Development Services

Single Family Dwelling Questions

The minimum clear width of bathroom doors in single-family dwellings is not defined. However, at least one egress door with a minimum clear width of 32 inches shall be provided. The clear door width is measured between the face of the door and the stop with the door open 90 degrees. The minimum clear height of the door opening shall not be less than 78 inches in height measured from the top of the threshold to the bottom of the stop. (CRC R311.2)

NO. Handrails shall be provided on at least one side of each continuous run of treads or flight with four or more risers in single-family dwellings. (CRC R311.7.7)

The garage/carport shall be separated with not less than 1/2-inch gypsum board or equivalent applied to the garage/carport side. If there is habitable rooms above the garage/carport, not less than 5/8-inch Type X gypsum board or equivalent. (CRC Table R302.6)

Handrail height shall not be less than 34 inches and not more than 38 inches measured vertically from the slope plain adjoining the tread nosing. Handrails with a circular cross section shall have an outside diameter of at least 1-1/4 inches and not greater than 2 inches. If the handrail is not circular, it shall have a perimeter dimension of at least 4 inches and not greater than 6-1/4 inches with a maximum cross section of dimension of 2-1/4 inches. Edges shall have a minimum radius of 0.01 inch. (CRC R311.7.7.1, & R311.7.7.3)

Legalization of a non-permitted addition or alteration is obtained through the issuance of a building permit. Existing, non-permitted construction is not “grandfathered” in any way, and a permit will be issued only if the addition or alteration can be shown to meet the requirements of the current codes (2013 California Building Code (CBC), California Residential Code, California Energy Code, California Green Standards Code, and 2014 Long Beach Municipal Code-expired on December 31, 2015). The process for obtaining the permit is the same process as would be required for a new project. In this case, however, since the construction is already completed, building inspections will be completed to verify that the existing, non-permitted construction is compliant with the current codes. Where existing conditions are unable to be inspected due to drywall, insulation, or other obstructions, partial removal (e.g. selective demolition) of these items will be required in order for inspections to be performed. Additionally, if special inspections for epoxy anchors, concrete, and reinforcement per CBC 1704 were not performed and documented as part of the original construction, additional testing will be required to show that these items are in compliance with the current CBC. Where deficiencies are noted, the non-compliant items will need to be modified to meet the current codes before final sign-off and approval by a City inspector.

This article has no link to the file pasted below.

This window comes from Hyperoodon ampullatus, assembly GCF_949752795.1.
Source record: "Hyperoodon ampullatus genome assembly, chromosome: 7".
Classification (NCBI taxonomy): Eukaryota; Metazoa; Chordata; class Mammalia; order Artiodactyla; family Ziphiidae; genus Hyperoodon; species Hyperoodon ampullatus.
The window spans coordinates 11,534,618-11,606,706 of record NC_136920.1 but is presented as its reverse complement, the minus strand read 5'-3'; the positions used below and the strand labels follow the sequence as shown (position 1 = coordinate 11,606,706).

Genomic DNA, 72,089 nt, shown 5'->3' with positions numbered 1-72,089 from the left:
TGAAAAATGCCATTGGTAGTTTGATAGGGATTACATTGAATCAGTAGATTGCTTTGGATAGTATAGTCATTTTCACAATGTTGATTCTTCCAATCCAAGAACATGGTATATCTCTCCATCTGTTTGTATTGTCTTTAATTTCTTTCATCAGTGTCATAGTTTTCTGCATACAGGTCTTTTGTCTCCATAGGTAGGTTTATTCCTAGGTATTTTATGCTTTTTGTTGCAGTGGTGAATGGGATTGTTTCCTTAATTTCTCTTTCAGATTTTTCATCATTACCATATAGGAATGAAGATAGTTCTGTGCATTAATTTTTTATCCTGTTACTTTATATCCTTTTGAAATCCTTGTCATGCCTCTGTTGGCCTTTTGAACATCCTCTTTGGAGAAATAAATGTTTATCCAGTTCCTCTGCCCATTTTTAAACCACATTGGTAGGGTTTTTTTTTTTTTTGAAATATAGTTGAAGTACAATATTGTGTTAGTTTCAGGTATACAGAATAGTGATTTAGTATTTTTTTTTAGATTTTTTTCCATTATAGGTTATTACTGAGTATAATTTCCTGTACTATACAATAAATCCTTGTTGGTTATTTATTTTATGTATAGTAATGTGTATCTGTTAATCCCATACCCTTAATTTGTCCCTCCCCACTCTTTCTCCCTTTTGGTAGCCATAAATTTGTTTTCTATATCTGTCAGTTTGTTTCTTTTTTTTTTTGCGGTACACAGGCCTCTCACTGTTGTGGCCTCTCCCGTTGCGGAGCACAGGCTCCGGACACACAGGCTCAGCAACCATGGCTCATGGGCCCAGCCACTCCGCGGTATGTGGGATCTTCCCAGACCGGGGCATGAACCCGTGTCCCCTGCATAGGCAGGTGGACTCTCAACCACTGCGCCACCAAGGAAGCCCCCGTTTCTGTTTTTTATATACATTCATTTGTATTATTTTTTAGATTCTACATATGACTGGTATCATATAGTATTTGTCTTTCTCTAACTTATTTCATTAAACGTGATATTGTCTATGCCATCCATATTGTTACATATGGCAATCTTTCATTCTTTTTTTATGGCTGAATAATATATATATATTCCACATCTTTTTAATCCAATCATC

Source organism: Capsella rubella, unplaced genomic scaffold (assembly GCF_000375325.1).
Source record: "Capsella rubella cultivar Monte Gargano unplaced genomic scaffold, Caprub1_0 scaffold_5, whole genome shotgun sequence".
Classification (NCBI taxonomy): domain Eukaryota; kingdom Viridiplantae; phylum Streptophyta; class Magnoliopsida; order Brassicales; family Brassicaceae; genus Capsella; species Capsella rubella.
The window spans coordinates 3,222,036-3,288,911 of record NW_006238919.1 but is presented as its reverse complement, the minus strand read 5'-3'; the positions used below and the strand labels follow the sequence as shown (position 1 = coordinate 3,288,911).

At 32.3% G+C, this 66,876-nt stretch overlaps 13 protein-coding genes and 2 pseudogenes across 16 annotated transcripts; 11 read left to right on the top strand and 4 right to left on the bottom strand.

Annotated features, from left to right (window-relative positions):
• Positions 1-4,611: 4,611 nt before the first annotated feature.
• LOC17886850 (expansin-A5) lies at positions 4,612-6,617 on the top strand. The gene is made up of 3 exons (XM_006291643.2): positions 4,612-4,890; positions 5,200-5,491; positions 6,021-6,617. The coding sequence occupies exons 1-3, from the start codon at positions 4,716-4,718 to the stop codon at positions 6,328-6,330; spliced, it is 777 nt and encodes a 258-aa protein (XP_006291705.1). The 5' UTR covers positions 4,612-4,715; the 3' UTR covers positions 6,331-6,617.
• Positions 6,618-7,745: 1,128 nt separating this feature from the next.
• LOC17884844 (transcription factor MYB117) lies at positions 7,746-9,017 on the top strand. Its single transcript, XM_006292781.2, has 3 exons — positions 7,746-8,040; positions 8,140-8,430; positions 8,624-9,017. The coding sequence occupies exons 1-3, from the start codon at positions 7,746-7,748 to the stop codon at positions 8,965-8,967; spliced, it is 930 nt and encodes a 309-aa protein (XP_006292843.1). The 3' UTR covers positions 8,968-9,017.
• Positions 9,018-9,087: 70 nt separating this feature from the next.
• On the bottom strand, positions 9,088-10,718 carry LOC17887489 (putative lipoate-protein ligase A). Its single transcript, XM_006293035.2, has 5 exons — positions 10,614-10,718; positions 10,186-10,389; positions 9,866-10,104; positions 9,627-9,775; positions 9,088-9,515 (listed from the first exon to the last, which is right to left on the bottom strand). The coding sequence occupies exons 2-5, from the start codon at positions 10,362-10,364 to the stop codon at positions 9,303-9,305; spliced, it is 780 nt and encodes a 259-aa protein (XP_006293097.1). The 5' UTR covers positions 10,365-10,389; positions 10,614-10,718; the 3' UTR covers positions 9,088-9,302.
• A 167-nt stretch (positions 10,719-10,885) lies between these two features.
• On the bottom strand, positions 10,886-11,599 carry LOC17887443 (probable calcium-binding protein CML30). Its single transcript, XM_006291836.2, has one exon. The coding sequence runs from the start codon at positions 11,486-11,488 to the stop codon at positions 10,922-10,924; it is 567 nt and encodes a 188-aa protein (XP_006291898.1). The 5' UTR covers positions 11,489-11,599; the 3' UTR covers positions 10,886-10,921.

For a non-sprinklered structure, the required minimum separation distance is five (5) feet. This can be reduced to three (3) feet if a one-hour rated exterior wall assembly is provided on the addition and openings are limited per California Residential Code Section 302.1. Alternately, the addition and the garage may be connected (zero separation), as long as a ½” gypsum board is provided between the two structures (on the garage side); doors shall be 20-minute rated; self-closing doors, and the construction documents shall clearly detail how the two structures are to be interconnected.

Yes. Unless a Title 24 energy analysis utilizing the performance compliance method is performed, a radiant barrier is required in both climate zones 6 and 8 under the current California Energy Code.

Refer to Information Bulletin BU-014 for Asphalt Shingles Roof Coverings and Reroofing.

Where damage requires more than 10% of the existing sheathing be replaced, all existing sheathing shall be removed and replaced with new plywood sheathing. A radiant barrier shall be provided when occurring over conditioned spaces, unless justification can be provided by a Title 24 energy analysis utilizing the performance compliance method.

Yes. The space must be able to be maintained at a room temperature of 70 degrees F. at a point 3 feet above the floor in all habitable areas.